Bayern Won Because of Their Midfield Play

The most important takeaway from this game for me was how Bayern controlled the middle third of the field and kept some of Real's most influential players from making their mark on the game. I mentioned before that Kroos did an excellent job linking up with players and keeping possession, but Luis Gustavo was also impressive winning the ball and darting forward with controlled runs. Bastian Schweinsteiger was not his usual self but he definitely did not look out of place or helpless, despite being pulled off for Thomas Muller in the second half. Frank Ribery was the more dangerous wing player but Arjen Robben had his moments on the right and used his reputation for cutting to the inside to his advantage several times to reach the end line on runs. Perhaps more surprising than Bayern's solid play was the near irrelevance of the Real midfield. Mesut Ozil is a very talented and creative attacking midfielder, but save for the sequence leading to the goal, he was kept quiet. Sami Khedira and Xabi Alonso generally do a good job of controlling the game with a combination of steel and insightful passing, but neither could make their mark and settle things down for Madrid. Bayern's transition and possession game were both superior to that of Real's and it will be interesting to see if this was solely because of Real's "keep it close" strategy or if Bayern's midfield is that imposing.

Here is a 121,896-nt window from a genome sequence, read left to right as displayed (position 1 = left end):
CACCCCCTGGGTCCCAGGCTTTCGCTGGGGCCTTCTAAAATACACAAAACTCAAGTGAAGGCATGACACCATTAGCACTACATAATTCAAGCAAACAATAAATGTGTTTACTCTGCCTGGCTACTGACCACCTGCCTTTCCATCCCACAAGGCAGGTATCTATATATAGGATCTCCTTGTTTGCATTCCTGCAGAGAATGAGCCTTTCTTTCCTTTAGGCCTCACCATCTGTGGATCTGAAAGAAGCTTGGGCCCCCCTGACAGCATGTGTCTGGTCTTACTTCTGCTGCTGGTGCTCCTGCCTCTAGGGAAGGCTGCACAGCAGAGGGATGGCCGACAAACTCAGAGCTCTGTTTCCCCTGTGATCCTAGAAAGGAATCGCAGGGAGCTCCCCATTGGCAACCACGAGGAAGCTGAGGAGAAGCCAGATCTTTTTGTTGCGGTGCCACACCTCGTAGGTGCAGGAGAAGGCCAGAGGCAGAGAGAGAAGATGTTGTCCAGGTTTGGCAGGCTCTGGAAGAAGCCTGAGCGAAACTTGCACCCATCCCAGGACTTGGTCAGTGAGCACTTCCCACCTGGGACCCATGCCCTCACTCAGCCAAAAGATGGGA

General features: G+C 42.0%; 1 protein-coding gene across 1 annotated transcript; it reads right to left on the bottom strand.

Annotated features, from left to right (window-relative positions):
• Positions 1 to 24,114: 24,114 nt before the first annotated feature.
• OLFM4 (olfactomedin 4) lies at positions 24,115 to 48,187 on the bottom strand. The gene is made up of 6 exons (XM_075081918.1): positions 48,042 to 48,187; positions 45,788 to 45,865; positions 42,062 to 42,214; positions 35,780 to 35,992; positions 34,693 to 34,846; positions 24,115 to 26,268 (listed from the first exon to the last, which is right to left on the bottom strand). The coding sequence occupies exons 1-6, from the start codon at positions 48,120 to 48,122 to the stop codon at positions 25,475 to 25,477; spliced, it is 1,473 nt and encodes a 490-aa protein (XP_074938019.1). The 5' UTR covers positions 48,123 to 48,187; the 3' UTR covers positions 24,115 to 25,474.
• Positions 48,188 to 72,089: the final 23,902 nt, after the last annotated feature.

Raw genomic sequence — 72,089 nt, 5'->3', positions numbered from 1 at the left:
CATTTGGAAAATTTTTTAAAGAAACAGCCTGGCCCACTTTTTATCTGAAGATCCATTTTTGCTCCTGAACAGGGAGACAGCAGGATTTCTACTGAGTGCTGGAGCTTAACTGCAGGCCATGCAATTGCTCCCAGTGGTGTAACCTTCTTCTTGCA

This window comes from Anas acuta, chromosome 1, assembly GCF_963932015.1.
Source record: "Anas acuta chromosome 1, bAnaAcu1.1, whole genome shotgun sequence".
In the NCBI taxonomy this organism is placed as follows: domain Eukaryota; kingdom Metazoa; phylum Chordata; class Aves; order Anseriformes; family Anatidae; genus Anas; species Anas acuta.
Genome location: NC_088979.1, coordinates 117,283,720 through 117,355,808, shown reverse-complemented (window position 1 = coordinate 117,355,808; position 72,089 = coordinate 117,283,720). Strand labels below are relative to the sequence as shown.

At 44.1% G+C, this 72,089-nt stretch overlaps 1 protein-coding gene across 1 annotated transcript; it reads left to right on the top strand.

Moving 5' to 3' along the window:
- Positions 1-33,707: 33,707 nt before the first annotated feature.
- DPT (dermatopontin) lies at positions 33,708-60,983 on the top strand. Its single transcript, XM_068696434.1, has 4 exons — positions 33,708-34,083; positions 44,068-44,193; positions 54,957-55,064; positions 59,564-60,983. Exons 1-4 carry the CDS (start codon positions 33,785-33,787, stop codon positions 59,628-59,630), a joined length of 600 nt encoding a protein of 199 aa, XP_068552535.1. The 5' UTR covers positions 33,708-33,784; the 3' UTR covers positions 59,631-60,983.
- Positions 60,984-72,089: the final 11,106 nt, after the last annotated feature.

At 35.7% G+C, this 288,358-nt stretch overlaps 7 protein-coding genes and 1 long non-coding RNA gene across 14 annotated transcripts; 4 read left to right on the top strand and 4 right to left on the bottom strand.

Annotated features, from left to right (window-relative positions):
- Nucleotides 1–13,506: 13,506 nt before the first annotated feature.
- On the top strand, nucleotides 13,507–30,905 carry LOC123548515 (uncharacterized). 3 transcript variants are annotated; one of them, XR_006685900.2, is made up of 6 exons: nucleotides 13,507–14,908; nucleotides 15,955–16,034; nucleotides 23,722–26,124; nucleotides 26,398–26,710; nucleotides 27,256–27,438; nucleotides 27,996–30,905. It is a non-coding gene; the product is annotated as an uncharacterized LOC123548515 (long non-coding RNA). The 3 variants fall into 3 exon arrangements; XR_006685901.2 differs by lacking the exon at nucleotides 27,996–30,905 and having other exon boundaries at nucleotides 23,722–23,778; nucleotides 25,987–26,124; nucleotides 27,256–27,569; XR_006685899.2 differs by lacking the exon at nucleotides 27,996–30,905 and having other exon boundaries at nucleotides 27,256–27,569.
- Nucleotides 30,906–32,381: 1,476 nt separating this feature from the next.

Christiano Ronaldo Was Mostly Invisible